Club 125 at Roosevelt Center
Two Greenbelters George Boyce and Eva Fallon are turning the abandoned dry-cleaning store in Roosevelt Center into a community clubhouse—Club 125. On Christmas Eve, I visited the club and took photos of them cleaning up the place.
The former dry-cleaning store is attached to the Greenbelt Theater and adjacent to the Greenbelt Co-op. Its address is 125 Centerway, thus the name of the new club. The original owners of Greenbelt Cleaners and Tailors sold the business after more than 40 years. The new owners could not make a profit and decided to walk away. The store has been empty since April 2012, and George Boyce and his wife Eva Fallon took over the lease on December 1, 2012.
“Club125 is a community clubhouse with educational programs for both kids and adults, social events, and makerspace activities. We have after-school tutoring in writing and science, and workshops on a wide variety of topics. We’re open at all hours for Build, Craft, Hack, Play, Make activities, and social gatherings featuring music, wine tastings, trivia, and other games. Opening soon, but visit us NOW at http://club125.org/”
Eva Fallon and Sam, a Labradoodle
Since December 1, after they took over the place in “as is” condition, Boyce and Fallon have been sorting stuff left in the store into trash, recyclables, useful materials, and items for eBay. Here is a piston from a steam press, and Boyce says it is worth $200.
These four solenoids are also taken out of a steam press, and Boyce mentions they are likely about $75 each.
Eva Fallon found Christmas decorations in the store and offered them for free to the Greenbelt Freecycle email group. Here a lady comes to pick them up.
The former owners of the dry-cleaning store also left behind these Korean language VCR tapes. Fallon has not been able to find any takers.
A lot of garments were left behind in the store as well.
Fallon shows me a tag.
It goes back to 1998.
Boyce has successfully dismantled one of two Forenta steam presses in the store.
Next he cuts pipes attached to a puffer. Boyce wants to create a separate machine room in this area with desktop cnc (computer numerical control) machines and bench tools. But first he has to remove dry-cleaning equipment bolted to the floor.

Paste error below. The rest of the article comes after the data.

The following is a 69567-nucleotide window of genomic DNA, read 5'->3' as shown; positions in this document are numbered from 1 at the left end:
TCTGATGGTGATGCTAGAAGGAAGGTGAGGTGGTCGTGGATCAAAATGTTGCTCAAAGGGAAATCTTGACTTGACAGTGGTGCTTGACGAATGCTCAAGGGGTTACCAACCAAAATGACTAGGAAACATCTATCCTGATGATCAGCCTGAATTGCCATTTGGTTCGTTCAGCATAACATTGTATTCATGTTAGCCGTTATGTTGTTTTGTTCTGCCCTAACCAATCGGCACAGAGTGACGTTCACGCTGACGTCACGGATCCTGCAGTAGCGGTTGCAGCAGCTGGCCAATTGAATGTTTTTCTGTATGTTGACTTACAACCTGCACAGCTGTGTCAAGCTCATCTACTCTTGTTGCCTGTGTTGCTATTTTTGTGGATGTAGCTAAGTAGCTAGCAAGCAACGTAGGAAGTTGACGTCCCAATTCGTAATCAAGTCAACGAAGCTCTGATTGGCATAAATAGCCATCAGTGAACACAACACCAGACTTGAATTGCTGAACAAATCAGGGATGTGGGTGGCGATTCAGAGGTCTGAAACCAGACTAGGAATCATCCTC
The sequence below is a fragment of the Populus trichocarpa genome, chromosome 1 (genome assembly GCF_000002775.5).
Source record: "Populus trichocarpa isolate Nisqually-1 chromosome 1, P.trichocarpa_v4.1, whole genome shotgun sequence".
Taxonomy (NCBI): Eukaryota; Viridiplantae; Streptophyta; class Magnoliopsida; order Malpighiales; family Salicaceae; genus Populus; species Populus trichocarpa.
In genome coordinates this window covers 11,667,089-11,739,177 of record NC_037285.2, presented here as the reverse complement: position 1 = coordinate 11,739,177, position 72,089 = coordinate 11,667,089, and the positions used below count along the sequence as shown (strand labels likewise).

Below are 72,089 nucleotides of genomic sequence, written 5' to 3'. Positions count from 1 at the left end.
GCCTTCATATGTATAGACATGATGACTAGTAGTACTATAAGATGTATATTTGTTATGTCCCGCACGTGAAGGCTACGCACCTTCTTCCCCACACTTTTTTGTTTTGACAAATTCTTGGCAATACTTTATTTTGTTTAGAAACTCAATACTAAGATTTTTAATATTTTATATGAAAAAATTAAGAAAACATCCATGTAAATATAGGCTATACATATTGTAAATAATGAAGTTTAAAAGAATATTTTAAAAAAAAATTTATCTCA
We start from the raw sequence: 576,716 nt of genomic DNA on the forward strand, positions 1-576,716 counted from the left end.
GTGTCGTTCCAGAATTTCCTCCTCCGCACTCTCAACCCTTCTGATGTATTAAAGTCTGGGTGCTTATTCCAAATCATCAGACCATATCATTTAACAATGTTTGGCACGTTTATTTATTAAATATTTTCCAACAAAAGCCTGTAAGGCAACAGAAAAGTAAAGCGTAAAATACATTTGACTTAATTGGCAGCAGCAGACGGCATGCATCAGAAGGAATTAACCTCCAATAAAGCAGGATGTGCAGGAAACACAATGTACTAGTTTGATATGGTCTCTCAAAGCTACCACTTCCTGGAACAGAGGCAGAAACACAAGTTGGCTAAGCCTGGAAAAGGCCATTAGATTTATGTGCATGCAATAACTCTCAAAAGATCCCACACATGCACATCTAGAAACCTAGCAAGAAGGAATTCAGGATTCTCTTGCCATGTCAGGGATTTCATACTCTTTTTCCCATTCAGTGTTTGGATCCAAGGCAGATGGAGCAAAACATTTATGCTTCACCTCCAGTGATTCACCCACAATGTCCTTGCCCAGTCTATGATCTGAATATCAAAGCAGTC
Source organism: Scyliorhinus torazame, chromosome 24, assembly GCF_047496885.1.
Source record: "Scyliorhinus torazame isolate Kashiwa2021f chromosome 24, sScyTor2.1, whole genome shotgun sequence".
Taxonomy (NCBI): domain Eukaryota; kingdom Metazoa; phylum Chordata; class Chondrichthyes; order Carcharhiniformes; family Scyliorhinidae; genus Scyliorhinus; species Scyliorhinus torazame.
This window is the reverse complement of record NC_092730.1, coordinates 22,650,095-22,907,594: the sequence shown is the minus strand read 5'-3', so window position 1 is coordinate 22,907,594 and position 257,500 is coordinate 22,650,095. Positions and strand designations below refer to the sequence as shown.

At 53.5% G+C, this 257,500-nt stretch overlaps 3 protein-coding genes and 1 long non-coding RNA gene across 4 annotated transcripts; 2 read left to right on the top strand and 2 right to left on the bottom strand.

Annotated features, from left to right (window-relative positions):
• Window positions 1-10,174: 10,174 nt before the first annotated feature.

Eva Fallon cleans the front part of the room. She wants to create an area for retail sales and making crafts.
A Lewis Model 150-2 sewing machine
Tags for Jeff and Grover
The old store was a dry cleaning as well as tailoring business.
A man who works at Solar Nails in Roosevelt Center sees this guitar in the store window and asks for it. Eva Fallon gladly hands it over to him.
The guitar still works.
Boyce starts to dismantle another Forenta steam press.
The biggest machine in the store is a 1235F/S VIC dry-cleaning system. It will be a challenge to sell this machine because it is not certified by the EPA.
Boyce tells me that he wants to find a buyer for the moving rack.
This steam boiler in the basement was recently shut down.
The existing bathroom is too small and needs to be rebuilt to be ADA-compliant. Boyce tells me that he has retained a contractor to do the bathroom and electrical work, and he estimates that the initial rehab will cost $20,000.
They discover an unopened box.
It is a poster for the 2002 film Nicholas Nickleby.
And a trailer for Nicholas Nickleby. Apparently the package was addressed to the theater next door but for some reason ended up in the dry-cleaning store.
Boyce cuts a pipe going to the steam press.
George Boyce and Eva Fallon take a break.
George Boyce tells me that he studied engineering at Cornell and lived and worked in Ithaca, New York for 18 years. He was tired of the snow and decided to take a job at AOL. He worked there from 1995 to 2000 and led a team of systems engineers. He then went into real estate development but that venture did not work out. He returned to systems engineering and is now a contractor at NASA/Goddard. Eva Fallon served in the Peace Corps and was in Gabon, Africa from 1984 to 1990. Later she worked at the GAO and met Boyce there. She recently took an early retirement from federal service and is now looking for the next career opportunity. The couple are tutors for robotics clubs at Greenbelt Elementary School and Magnolia Elementary School and have helped out at Eleanor Roosevelt High School’s robotics club for several years. They have many ideas for this community clubhouse including robotics, craft projects (fiber arts, knitting, etc), solar panels, a green wall, a writing club, classes on cyber security, web design, kitchen chemistry, and video production… They hope to start some activities in March after the completion of the initial rehab. Currently they are using their savings but they hope to secure funding for Club 125 from five sources: membership fees, retail sales, grants, sponsorships, and donations. They tell me that they are not worried about costs now and will re-evaluate this venture in 6 or 12 months. Those interested in Club 125 can find more information at its website or Facebook page.